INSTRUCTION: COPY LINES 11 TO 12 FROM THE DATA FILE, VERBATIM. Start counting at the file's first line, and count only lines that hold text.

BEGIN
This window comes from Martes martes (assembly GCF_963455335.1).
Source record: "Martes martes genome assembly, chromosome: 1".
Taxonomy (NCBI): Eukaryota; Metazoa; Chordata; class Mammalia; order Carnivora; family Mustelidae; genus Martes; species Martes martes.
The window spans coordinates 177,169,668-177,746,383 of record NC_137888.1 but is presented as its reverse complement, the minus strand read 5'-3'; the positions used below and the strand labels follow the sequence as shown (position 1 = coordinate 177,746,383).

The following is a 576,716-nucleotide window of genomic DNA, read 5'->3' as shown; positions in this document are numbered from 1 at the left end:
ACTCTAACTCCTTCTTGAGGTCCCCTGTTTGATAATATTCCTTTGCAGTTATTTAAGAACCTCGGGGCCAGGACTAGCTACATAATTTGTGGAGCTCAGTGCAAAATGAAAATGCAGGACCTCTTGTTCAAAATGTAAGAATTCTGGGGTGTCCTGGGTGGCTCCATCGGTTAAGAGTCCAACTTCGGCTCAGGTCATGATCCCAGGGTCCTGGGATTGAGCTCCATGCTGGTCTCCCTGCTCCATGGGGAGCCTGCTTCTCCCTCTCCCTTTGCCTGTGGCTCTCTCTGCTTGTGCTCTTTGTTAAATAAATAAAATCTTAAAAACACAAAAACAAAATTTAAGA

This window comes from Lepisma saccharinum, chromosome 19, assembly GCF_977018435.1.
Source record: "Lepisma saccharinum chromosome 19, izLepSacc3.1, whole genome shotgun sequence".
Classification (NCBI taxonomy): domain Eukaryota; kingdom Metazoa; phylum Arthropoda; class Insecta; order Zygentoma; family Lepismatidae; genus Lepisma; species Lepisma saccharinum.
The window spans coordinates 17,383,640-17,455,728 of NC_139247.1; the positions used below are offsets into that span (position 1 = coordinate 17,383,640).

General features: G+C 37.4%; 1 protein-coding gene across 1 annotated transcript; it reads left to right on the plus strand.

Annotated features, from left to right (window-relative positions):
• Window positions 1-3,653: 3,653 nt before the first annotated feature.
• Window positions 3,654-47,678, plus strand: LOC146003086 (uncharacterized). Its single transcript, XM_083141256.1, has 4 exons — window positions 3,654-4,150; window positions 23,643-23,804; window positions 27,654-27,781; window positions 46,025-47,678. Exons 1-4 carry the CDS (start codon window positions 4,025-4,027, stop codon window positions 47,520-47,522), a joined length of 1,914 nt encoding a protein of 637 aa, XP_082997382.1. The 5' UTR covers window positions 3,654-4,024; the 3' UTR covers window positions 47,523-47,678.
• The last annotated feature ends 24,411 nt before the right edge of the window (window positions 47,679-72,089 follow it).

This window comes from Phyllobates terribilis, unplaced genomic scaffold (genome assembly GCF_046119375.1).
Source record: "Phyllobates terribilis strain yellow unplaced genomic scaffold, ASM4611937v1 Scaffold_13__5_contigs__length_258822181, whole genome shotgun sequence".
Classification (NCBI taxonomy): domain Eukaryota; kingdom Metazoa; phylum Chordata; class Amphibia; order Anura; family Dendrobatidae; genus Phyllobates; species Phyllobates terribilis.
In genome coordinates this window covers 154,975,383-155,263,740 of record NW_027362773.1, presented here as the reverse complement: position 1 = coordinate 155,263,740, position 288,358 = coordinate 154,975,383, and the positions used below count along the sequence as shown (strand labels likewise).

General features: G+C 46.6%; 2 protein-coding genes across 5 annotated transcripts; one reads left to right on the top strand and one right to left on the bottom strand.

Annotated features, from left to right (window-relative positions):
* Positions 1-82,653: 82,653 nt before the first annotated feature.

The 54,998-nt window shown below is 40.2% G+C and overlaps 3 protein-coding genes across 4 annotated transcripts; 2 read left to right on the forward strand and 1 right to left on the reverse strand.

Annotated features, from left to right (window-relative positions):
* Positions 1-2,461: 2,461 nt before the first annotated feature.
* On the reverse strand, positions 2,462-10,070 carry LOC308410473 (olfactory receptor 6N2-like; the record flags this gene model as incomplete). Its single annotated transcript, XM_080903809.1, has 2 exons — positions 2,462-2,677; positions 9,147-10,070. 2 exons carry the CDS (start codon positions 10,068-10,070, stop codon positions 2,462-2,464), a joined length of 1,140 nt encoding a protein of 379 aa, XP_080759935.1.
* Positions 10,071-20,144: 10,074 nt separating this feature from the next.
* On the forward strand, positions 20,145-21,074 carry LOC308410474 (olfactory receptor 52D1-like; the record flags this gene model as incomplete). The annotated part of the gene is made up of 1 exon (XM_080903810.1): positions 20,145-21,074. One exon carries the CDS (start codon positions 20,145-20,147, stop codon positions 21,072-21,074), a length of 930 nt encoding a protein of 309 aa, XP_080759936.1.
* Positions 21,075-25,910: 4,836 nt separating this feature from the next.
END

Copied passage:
General features: G+C 37.4%; 1 protein-coding gene across 1 annotated transcript; it reads left to right on the plus strand.

Annotated features, from left to right (window-relative positions):